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Perspectives from Postwar Hiroshima
Chuzo Tamotzu, Children’s Drawings, and the Art of Resolution

Chuzo Tamotzu and the Art of Resolution

Chuzo TamotzuIn 1920, Chuzo Tamotzu (1888–1975), who was born in Toguchi on the Japanese island of Amami Oshima, settled in New York after a multi-year international journey to study art. Over the next twenty years, he established himself not only as a figure in American avant-garde art, but also as an individual dedicated to supporting the political interests of his adopted homeland, as reflected not only in his participation in the Federal Art Project and Works Project Administration, but also through his service to the U.S. Army during World War II, when he volunteered as a combat artist. When the war ended, Chuzo Tamotzu married Louise Kates Tamotzu and moved from New York to Santa Fe, New Mexico. It was there that Chuzo, keenly aware of the importance of creating new bridges between the United States and Japan, conceived the idea of an art exchange between the children of Santa Fe and Hiroshima. From his perspective, children had the unique ability to see the world with eyes unclouded by political conflict.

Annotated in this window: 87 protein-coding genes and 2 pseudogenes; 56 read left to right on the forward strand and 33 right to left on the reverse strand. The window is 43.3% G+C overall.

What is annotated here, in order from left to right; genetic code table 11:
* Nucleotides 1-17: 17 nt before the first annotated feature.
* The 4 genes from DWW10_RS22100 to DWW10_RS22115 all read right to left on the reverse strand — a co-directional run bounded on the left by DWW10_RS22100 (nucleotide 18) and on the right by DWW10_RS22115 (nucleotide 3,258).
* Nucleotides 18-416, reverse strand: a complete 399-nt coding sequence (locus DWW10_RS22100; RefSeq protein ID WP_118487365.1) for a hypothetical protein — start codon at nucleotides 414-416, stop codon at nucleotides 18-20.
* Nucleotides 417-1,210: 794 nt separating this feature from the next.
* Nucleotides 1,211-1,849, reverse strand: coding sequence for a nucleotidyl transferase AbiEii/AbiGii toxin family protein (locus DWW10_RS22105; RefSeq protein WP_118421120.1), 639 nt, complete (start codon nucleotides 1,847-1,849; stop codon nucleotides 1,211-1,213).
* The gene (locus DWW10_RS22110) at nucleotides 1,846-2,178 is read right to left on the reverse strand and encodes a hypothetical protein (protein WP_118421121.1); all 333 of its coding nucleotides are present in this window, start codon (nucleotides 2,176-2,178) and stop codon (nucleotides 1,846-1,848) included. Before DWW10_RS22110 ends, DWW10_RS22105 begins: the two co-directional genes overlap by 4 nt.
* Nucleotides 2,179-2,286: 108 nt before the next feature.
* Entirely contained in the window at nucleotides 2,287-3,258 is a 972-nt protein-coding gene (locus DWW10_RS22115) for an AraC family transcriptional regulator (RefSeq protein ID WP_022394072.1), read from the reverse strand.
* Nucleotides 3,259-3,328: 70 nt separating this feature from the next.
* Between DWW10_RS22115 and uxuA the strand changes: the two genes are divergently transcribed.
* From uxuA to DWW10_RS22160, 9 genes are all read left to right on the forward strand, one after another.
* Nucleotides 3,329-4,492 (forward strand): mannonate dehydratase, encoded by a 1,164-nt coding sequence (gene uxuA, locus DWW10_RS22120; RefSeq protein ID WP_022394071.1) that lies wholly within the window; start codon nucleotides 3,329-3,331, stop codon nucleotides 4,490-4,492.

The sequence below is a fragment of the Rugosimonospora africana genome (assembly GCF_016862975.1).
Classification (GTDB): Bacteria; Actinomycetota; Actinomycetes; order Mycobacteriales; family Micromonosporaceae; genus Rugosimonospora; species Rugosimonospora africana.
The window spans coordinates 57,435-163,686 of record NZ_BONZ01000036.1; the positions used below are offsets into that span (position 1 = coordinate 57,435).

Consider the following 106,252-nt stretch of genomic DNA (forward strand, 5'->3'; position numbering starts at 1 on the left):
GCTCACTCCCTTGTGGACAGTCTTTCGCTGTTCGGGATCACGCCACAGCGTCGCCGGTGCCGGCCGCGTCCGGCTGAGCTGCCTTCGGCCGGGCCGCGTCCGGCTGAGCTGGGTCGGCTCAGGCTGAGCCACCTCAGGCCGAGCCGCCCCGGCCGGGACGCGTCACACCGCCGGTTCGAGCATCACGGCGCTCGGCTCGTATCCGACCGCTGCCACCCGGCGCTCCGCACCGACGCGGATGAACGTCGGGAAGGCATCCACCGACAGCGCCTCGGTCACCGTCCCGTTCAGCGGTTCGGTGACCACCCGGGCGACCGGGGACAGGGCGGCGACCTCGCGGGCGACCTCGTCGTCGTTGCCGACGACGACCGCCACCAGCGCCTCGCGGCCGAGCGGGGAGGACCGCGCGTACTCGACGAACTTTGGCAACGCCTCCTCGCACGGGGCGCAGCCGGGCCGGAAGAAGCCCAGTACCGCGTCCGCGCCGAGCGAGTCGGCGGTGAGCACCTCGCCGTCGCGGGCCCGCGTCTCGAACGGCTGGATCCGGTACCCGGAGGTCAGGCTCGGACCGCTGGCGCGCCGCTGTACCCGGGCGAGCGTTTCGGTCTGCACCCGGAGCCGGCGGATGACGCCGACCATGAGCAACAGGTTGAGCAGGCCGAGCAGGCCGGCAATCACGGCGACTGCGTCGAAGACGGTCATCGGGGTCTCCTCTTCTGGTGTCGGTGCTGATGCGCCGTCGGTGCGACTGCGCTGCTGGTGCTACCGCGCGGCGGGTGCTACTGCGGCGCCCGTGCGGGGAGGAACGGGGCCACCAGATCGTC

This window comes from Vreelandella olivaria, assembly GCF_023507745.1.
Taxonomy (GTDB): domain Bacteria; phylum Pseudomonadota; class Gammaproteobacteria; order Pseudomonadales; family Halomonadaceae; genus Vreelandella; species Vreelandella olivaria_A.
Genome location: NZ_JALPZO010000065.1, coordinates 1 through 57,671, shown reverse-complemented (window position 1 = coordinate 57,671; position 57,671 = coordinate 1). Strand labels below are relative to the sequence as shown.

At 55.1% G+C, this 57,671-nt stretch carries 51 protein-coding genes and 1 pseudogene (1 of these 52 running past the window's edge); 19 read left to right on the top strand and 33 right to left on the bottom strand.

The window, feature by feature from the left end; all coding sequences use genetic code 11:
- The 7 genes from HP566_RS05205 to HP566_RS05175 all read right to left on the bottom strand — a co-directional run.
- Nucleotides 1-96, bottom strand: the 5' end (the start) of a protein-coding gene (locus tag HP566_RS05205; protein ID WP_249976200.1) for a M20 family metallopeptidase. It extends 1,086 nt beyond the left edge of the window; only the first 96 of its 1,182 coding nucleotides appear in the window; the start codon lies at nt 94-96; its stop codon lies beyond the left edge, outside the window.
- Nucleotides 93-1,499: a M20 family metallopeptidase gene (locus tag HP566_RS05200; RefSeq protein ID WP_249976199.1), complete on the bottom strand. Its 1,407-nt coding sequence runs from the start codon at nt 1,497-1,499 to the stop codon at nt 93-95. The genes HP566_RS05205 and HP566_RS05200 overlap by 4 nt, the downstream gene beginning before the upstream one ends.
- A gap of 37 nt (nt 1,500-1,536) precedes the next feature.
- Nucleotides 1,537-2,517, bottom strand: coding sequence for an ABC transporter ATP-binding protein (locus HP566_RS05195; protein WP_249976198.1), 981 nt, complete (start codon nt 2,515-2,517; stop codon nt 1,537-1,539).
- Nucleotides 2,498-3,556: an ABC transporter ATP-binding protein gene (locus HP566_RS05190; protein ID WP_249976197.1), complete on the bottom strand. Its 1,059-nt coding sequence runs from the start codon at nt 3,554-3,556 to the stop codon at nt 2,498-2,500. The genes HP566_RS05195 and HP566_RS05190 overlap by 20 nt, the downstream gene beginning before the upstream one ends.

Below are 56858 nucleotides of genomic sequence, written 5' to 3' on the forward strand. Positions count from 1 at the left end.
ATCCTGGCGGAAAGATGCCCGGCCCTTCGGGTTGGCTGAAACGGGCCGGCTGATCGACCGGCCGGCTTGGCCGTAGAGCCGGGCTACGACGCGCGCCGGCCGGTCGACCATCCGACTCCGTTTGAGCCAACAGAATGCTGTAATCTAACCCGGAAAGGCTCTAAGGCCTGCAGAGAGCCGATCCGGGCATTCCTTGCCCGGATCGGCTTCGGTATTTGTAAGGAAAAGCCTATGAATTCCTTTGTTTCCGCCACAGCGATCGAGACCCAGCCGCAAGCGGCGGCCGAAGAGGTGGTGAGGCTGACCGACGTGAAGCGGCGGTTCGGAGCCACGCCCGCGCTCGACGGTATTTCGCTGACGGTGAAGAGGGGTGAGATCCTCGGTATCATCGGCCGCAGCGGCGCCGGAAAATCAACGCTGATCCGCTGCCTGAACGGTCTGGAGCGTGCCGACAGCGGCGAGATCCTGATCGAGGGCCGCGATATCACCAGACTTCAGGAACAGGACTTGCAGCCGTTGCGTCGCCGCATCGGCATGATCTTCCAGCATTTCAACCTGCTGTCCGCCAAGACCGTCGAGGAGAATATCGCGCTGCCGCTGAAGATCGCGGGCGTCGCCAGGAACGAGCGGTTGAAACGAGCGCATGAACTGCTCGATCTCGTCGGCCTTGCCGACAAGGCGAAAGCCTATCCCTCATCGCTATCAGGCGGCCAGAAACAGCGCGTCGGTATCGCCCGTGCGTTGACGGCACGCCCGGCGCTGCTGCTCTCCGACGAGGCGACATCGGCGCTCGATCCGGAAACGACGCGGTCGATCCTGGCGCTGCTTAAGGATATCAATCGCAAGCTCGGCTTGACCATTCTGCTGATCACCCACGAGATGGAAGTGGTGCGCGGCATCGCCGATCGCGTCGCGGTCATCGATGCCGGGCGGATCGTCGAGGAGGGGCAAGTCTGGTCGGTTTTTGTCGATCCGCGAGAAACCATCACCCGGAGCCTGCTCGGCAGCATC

Working with Susan B. Anderson, the Director of Art Education for Santa Fe city schools, Chuzo composed a letter to the mayor of Hiroshima. Soon enough, a return letter arrived with a front page clipping of the Hiroshima Daily News. The headline read “Children Tie the World Together,” and it spoke to the overwhelming joy felt by Hiroshima at this offer of friendship and reconciliation. When the drawings themselves arrived from Hiroshima, transported by his friend Iwao Yonemoto, Chuzo personally helped coordinate an exhibition of these children’s drawings at the Museum of New Mexico as well as at several other locations in the southwest. Today, Chuzo’s work has been collected by museums and private individuals in the United States and Japan. But among his most important achievements, as he and Louise recognized, was to create a foundation for interaction for future generations through the drawings he brought together from children capable not only of recording but also of reimaging their world. Chuzo Tamotzu’s enduring values of compassion and peaceful understanding among individuals and nations remain vividly apparent through the works of art he inspired and in the lives that he touched.